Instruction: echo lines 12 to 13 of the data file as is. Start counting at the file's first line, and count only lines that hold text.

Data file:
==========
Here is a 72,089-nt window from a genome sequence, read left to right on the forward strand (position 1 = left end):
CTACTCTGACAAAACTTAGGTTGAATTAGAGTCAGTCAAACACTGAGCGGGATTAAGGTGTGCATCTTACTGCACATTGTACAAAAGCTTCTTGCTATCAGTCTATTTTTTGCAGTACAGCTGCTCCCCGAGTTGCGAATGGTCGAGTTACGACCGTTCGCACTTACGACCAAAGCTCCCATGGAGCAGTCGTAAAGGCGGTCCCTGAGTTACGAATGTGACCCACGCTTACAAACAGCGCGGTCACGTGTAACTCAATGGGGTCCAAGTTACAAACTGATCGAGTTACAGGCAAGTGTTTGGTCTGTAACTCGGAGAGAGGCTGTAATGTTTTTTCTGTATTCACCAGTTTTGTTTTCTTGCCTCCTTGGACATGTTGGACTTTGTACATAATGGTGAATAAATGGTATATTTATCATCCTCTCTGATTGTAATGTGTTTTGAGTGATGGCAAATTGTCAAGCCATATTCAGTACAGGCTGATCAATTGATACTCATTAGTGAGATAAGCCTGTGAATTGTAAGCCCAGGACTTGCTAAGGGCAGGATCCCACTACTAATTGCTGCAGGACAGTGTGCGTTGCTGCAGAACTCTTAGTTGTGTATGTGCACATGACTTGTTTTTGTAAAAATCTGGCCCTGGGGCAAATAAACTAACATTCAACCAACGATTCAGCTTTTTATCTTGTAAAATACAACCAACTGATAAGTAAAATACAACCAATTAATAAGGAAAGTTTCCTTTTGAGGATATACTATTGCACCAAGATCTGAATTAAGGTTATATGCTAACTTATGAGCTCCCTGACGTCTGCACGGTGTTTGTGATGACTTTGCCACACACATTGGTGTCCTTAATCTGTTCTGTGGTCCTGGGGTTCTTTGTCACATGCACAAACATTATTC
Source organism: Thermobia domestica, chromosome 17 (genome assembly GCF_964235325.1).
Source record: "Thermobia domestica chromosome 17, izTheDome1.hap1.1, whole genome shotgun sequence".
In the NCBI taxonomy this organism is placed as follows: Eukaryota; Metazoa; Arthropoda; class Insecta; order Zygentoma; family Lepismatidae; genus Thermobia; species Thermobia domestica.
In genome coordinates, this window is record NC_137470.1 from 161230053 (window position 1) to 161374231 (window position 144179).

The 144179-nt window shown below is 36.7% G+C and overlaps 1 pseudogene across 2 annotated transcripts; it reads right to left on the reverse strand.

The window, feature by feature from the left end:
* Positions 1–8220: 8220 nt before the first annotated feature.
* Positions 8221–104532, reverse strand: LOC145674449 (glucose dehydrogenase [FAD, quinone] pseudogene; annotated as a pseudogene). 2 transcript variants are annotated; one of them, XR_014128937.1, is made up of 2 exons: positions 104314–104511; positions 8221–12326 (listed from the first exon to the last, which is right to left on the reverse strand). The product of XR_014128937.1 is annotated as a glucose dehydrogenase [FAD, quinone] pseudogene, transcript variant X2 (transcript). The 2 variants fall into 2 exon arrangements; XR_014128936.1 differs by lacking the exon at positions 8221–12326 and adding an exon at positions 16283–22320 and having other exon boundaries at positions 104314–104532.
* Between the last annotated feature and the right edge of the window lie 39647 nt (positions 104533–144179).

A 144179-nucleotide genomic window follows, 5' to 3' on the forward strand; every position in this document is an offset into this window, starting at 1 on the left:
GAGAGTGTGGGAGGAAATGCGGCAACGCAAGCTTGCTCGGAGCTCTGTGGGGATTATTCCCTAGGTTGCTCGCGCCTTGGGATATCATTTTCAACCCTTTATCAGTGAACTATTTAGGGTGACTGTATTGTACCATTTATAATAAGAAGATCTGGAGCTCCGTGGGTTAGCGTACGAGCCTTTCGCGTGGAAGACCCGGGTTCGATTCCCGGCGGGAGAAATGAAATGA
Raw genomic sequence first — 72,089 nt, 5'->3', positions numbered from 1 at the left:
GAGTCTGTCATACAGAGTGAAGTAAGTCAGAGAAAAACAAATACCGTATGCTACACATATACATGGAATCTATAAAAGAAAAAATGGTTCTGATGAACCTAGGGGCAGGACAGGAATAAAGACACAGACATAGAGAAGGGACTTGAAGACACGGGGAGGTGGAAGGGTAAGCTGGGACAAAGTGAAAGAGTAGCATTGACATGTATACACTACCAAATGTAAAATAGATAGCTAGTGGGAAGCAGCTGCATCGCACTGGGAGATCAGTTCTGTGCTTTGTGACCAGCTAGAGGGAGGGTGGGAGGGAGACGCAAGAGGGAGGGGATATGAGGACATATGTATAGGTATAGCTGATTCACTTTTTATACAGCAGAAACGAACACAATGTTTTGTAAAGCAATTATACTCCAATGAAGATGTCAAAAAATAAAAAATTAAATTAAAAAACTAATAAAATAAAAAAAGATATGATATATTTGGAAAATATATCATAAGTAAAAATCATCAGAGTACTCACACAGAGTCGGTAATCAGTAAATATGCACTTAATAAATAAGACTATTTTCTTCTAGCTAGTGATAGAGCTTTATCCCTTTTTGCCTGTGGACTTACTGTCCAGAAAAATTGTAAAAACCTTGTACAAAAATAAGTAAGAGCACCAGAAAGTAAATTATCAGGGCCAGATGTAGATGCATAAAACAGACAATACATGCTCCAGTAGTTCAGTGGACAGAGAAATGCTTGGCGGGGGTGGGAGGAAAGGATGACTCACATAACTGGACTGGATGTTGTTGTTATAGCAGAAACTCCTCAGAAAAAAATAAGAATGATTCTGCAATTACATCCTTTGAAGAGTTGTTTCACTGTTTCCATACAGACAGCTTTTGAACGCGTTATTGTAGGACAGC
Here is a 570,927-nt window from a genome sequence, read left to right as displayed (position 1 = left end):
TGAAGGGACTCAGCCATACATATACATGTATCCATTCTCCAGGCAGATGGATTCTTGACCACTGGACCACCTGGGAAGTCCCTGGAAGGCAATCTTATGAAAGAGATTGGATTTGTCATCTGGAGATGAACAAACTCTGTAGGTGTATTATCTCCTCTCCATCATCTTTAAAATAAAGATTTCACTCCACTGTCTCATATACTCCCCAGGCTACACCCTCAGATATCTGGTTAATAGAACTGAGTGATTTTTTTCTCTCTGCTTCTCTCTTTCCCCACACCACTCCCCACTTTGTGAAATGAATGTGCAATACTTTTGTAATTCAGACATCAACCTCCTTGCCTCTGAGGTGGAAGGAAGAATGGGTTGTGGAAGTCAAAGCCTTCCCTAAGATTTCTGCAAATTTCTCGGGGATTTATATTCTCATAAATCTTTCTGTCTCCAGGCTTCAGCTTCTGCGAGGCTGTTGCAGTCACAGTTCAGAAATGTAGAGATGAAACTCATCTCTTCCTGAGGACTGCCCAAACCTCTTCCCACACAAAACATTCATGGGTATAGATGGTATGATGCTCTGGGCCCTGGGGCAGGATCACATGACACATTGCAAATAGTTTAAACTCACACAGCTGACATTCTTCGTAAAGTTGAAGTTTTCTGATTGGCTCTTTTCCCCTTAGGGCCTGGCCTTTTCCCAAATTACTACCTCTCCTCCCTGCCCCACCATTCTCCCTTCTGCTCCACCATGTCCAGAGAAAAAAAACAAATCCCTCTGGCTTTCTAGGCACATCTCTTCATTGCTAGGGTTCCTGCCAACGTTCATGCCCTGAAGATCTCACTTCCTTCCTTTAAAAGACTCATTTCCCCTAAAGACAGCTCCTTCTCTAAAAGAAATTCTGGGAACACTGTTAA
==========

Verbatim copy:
A 144179-nucleotide genomic window follows, 5' to 3' on the forward strand; every position in this document is an offset into this window, starting at 1 on the left:
GAGAGTGTGGGAGGAAATGCGGCAACGCAAGCTTGCTCGGAGCTCTGTGGGGATTATTCCCTAGGTTGCTCGCGCCTTGGGATATCATTTTCAACCCTTTATCAGTGAACTATTTAGGGTGACTGTATTGTACCATTTATAATAAGAAGATCTGGAGCTCCGTGGGTTAGCGTACGAGCCTTTCGCGTGGAAGACCCGGGTTCGATTCCCGGCGGGAGAAATGAAATGA